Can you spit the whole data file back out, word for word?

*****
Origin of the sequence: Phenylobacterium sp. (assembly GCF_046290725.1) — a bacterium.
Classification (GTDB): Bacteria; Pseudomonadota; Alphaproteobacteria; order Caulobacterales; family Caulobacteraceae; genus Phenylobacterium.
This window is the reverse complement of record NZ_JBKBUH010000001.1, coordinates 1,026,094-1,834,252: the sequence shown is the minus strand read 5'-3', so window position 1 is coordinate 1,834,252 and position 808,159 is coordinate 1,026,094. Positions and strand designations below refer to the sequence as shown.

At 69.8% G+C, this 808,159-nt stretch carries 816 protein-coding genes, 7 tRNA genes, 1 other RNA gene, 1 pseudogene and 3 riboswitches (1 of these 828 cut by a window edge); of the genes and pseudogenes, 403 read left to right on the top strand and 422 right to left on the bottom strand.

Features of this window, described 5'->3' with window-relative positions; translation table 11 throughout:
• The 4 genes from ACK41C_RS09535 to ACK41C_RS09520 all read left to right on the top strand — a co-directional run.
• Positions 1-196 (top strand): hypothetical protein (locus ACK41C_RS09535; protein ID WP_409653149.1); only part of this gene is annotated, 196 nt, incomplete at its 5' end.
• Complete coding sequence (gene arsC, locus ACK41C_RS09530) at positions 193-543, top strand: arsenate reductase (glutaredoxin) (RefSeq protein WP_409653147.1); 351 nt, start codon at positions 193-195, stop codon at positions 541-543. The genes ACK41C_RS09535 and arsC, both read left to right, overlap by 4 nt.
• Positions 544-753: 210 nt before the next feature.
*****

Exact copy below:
Origin of the sequence: Phenylobacterium sp. (assembly GCF_046290725.1) — a bacterium.
Classification (GTDB): Bacteria; Pseudomonadota; Alphaproteobacteria; order Caulobacterales; family Caulobacteraceae; genus Phenylobacterium.
This window is the reverse complement of record NZ_JBKBUH010000001.1, coordinates 1,026,094-1,834,252: the sequence shown is the minus strand read 5'-3', so window position 1 is coordinate 1,834,252 and position 808,159 is coordinate 1,026,094. Positions and strand designations below refer to the sequence as shown.

At 69.8% G+C, this 808,159-nt stretch carries 816 protein-coding genes, 7 tRNA genes, 1 other RNA gene, 1 pseudogene and 3 riboswitches (1 of these 828 cut by a window edge); of the genes and pseudogenes, 403 read left to right on the top strand and 422 right to left on the bottom strand.

Features of this window, described 5'->3' with window-relative positions; translation table 11 throughout:
• The 4 genes from ACK41C_RS09535 to ACK41C_RS09520 all read left to right on the top strand — a co-directional run.
• Positions 1-196 (top strand): hypothetical protein (locus ACK41C_RS09535; protein ID WP_409653149.1); only part of this gene is annotated, 196 nt, incomplete at its 5' end.
• Complete coding sequence (gene arsC, locus ACK41C_RS09530) at positions 193-543, top strand: arsenate reductase (glutaredoxin) (RefSeq protein WP_409653147.1); 351 nt, start codon at positions 193-195, stop codon at positions 541-543. The genes ACK41C_RS09535 and arsC, both read left to right, overlap by 4 nt.
• Positions 544-753: 210 nt before the next feature.